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Modigliani and Miller Irrelevance Theory

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Group Assignment 

a) Modigliani and Miller irrelevance Theory

Modigliani and Miller argued that dividends do not affect the wealth of shareholders thus dividends are irrelevent to shareholders wealth. They put forward the following assumptions;

-Capital markets are perfect; investors are rational information is freely availble, transaction costs are nil. Securities are divisible and no investor can influence the market price of the share.

-There is a given investment policy-the firm has a fixed investment policy which will not change. So if the retained earningsare reinvested there will not be any change in the risk of the firm.

-Floatation costs does not exist

-There are no taxes thus no difference between tax rates on dividends and capital gains

This is known as the "dividend-irrelevance theory", indicating that there is no effect from dividends on a company's capital structure or stock price.                

b) Bird in hand Theory .

This is alternatively called Dividend Relevance Theory by Myron Gordon and John Lintner. They argued that investors prefer current dividends as they can reinvest money in the market.


-Investors are risk averse- investors are ratioonal and they want to avoid risk

-They put a premium on a certain return and discount (pernalise ) uncertain return.

The term risk refers to the possibility of getting return on investment. Therefore the payment of dividends removes any chance of return on investment but if the firm retains earnings, investors can expect to get dividends in the future. However, future dividend is uncertain both with the respect to the amount as well as the timing. Rational investors, therfore, prefer current dividends than those in future.The bird-in-the-hand may sound familiar as it is taken from an old saying: "a bird in the hand is worth two in the bush." In this theory "the bird in the hand' is referring to dividends and "the bush" is referring to capital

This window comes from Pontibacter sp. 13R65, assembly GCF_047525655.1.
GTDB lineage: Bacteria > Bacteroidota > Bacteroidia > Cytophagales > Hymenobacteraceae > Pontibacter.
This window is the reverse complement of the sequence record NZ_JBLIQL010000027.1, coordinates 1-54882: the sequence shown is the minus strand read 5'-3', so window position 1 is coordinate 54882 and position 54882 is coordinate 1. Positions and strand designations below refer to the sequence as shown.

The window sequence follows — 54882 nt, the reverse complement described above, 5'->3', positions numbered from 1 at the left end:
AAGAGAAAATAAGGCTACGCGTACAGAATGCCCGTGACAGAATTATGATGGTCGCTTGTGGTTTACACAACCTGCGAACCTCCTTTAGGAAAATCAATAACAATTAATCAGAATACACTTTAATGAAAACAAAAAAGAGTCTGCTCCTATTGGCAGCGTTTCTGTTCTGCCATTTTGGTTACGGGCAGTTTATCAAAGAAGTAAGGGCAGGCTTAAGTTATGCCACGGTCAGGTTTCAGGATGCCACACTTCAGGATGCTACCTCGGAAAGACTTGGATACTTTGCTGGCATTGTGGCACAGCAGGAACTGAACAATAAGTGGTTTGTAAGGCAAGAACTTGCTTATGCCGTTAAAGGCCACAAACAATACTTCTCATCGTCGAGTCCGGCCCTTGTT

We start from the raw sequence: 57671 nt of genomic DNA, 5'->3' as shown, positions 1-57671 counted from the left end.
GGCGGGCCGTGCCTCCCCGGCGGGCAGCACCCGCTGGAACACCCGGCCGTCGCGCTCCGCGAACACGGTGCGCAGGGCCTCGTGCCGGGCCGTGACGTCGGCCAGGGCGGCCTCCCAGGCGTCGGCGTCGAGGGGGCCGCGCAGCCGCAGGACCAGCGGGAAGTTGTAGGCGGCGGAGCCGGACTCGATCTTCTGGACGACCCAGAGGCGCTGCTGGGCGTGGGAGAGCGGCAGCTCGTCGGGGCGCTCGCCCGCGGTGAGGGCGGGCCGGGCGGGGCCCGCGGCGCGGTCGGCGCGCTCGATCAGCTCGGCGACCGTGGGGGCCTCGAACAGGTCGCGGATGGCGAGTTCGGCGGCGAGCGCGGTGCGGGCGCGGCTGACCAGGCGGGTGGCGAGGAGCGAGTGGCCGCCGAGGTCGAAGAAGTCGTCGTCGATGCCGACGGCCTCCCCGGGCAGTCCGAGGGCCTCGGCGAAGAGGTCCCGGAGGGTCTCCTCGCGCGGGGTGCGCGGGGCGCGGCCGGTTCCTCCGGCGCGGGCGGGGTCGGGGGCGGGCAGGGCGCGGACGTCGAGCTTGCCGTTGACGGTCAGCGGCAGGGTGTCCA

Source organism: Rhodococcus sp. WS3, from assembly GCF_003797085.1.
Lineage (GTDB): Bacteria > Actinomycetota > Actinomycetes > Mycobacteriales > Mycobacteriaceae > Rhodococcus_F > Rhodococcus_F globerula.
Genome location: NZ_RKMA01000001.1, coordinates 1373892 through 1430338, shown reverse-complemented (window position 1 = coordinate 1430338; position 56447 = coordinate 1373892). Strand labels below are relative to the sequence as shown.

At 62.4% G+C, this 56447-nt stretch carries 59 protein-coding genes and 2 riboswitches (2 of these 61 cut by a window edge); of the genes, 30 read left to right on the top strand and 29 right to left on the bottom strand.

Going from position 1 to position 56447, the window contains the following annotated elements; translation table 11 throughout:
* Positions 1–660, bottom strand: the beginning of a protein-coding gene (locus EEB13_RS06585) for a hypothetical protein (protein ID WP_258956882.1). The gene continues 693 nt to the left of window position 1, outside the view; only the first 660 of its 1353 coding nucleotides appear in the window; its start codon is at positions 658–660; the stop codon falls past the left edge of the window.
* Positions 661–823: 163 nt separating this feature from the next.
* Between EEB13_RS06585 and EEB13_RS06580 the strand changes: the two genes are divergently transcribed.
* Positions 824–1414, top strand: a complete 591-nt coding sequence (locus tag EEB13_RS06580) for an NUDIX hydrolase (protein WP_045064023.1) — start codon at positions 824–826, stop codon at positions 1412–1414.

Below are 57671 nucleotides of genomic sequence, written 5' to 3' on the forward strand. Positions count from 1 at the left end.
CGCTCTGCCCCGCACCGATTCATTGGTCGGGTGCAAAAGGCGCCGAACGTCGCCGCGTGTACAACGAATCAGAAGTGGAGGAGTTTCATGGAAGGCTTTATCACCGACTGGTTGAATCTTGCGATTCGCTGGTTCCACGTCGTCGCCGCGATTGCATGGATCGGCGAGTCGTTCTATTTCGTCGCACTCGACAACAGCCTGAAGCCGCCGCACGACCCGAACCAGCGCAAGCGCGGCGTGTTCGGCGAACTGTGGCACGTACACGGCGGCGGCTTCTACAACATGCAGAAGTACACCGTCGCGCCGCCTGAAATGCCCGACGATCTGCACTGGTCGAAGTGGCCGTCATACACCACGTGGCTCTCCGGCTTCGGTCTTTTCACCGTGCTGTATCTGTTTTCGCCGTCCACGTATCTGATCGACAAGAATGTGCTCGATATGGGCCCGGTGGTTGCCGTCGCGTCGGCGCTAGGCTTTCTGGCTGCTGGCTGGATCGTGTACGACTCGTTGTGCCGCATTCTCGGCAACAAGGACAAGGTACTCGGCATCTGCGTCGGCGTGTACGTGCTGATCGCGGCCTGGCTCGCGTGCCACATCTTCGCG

c) Any other two dividend policy theories

Tax-Preference theory                                                                                                                          Taxes are important considerations for investors. Remember capital gains are taxed at a lower rate than dividends. As such, investors may prefer capital gains to dividends. Additionally, capital gains are not paid until an investment is actually sold. Investors can control when capital gains are realized, but, they can't control dividend payments, over which the related company has control.  

The tax preference theory states that some investors prefer long-term capital gains to current dividend yield and will pay more for the stock of a firm that plows back its earnings into capital-appreciating projects instead of paying these earnings out as dividends. Taxes (and the time value of money) are the basis of this preference since stock price appreciation is taxed more favorably than dividend income. 

The residual theory of dividends

The theory suggests that the dividend paid by a firm should be viewed as a residual – the amount left over after all acceptable investment opportunities have been undertaken. This means dividends can only be paidafter the company has investedin all projects that offer a return greater or equal totheuir required rate of return.



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